A NEW RESIDENCE FOR WOMEN ATTENDING DRUG TREATMENT COURT IN REGINA

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Regina, SK – The Salvation Army has officially opened the doors to a new supportive residence for women attending the Regina Drug Treatment Court.

In March of 2012, The Salvation Army received over $500,000 in Homelessness Partnering Strategy Funding (Federal Program) and has also partnered with the Saskatchewan Housing Corporation (SHC), to launch a new supportive residence called “Kate’s Place”. The two-year test program will give women a place to go when completing court-mandated drug treatment.

The intent is to provide 24 hour supervision, safe and stable housing, general counselling, support and assistance for women.

“It is the desire of this program to assist and support each woman as they re-enter the community to become pro-social and independently housed members of the community,” says Salvation Army Kate’s Place Executive Director Captain Ben Lippers. “It is our goal, by providing stable and supportive housing, to be able to increase the Regina Drug Treatment Court’s ability to accept women into the DTC Program and to increase each woman’s success, participation and graduation from the program.”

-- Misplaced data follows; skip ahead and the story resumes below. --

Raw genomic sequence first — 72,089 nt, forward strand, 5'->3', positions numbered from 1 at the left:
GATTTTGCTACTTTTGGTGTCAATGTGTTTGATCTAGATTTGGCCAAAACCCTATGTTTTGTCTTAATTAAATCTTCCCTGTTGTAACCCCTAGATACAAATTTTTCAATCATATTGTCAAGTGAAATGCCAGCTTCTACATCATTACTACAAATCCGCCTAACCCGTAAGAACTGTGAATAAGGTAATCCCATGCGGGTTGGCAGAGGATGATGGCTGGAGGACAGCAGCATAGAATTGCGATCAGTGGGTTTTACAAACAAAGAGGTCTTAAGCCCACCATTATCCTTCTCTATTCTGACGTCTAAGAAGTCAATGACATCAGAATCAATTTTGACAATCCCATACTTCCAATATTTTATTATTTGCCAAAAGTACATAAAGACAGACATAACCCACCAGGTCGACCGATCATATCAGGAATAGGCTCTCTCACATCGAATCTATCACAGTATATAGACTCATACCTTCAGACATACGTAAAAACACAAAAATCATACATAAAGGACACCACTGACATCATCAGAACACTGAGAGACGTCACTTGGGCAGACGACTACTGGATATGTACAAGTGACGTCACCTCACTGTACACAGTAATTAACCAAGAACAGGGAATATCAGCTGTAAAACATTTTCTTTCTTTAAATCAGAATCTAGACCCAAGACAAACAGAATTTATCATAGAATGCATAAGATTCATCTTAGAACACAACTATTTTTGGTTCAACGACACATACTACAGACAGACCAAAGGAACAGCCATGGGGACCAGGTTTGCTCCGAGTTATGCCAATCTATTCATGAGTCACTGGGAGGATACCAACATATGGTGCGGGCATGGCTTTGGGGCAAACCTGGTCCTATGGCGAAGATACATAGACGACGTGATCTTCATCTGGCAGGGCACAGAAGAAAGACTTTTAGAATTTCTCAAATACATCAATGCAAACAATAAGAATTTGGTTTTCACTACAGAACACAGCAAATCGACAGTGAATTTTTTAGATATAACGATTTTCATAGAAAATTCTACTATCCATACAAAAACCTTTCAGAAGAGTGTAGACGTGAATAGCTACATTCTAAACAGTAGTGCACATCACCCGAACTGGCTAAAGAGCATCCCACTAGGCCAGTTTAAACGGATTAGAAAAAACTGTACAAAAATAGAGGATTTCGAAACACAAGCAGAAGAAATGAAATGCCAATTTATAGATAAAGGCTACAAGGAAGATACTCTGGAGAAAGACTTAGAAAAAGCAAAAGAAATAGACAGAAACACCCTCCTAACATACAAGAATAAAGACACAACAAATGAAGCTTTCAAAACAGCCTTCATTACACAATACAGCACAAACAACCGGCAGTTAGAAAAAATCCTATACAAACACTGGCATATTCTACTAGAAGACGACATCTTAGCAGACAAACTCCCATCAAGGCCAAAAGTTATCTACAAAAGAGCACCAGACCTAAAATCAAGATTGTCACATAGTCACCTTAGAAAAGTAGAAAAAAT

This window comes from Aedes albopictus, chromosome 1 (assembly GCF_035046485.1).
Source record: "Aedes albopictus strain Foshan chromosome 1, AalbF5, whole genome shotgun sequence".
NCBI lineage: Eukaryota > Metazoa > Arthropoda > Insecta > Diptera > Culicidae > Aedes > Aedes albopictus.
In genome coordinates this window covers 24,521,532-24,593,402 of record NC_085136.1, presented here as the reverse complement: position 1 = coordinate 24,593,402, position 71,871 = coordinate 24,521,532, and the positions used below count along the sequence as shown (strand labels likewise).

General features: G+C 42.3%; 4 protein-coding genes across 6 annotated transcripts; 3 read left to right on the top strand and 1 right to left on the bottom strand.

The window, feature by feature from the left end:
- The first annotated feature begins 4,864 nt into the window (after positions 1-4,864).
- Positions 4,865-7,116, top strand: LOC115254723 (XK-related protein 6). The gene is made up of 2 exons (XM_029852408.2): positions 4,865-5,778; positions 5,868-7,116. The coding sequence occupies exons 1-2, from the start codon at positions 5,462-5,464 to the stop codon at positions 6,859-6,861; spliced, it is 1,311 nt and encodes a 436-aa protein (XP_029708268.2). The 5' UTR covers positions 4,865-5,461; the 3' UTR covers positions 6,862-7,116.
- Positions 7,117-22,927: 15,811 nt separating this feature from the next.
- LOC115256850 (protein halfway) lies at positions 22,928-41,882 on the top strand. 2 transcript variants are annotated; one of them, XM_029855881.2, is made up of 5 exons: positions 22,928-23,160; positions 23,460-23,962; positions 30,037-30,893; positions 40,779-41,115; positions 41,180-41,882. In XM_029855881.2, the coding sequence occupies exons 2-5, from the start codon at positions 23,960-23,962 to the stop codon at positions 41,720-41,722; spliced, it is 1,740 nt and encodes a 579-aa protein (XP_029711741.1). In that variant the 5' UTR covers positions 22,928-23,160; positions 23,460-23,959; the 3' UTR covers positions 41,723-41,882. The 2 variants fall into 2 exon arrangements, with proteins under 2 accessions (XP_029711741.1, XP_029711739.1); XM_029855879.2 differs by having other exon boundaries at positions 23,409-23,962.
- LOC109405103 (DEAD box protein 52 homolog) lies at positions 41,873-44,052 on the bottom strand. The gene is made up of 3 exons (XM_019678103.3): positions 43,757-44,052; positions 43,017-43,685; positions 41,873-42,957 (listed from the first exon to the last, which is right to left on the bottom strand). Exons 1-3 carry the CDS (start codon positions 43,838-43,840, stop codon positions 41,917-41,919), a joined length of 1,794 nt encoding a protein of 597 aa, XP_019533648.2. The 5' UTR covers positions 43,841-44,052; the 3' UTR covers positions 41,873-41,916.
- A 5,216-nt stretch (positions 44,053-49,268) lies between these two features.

The residence offers 11 bachelor suites and residents must adhere to curfew, get drug tested weekly and attend daily counseling set out by the provincial court. They are also offered night activities like life-skills knowledge and cooking offered through an appropriate programming component, tending to the spiritual, physical, and emotional needs of the clients.

“For many women, this is housing at a level they haven’t had in years, they have been living on the street,” said Associate Chief Judge Clifford Toth. “When we started the Regina Drug Treatment Court, what we found is that many of the women simply failed and they failed because they were addicts and they didn’t have any kind of stable residence — but now that changes.”

Susan recently moved into the facility with her six month old son Cole.

“Without a place like this I probably would have lost my son because I would have stayed in jail and wouldn’t have been able to keep him with me. I am grateful that there was a place like this to come to,” says Susan. “It has made a world of difference because it has helped me get clean and be with my son. It has also allowed me to be a better mother and go further as I try to get my life back on track.”

Kate’s Place, which has been operational since May and is almost at full capacity, is an extension of The Salvation Army Waterston Centre Men’s Shelter.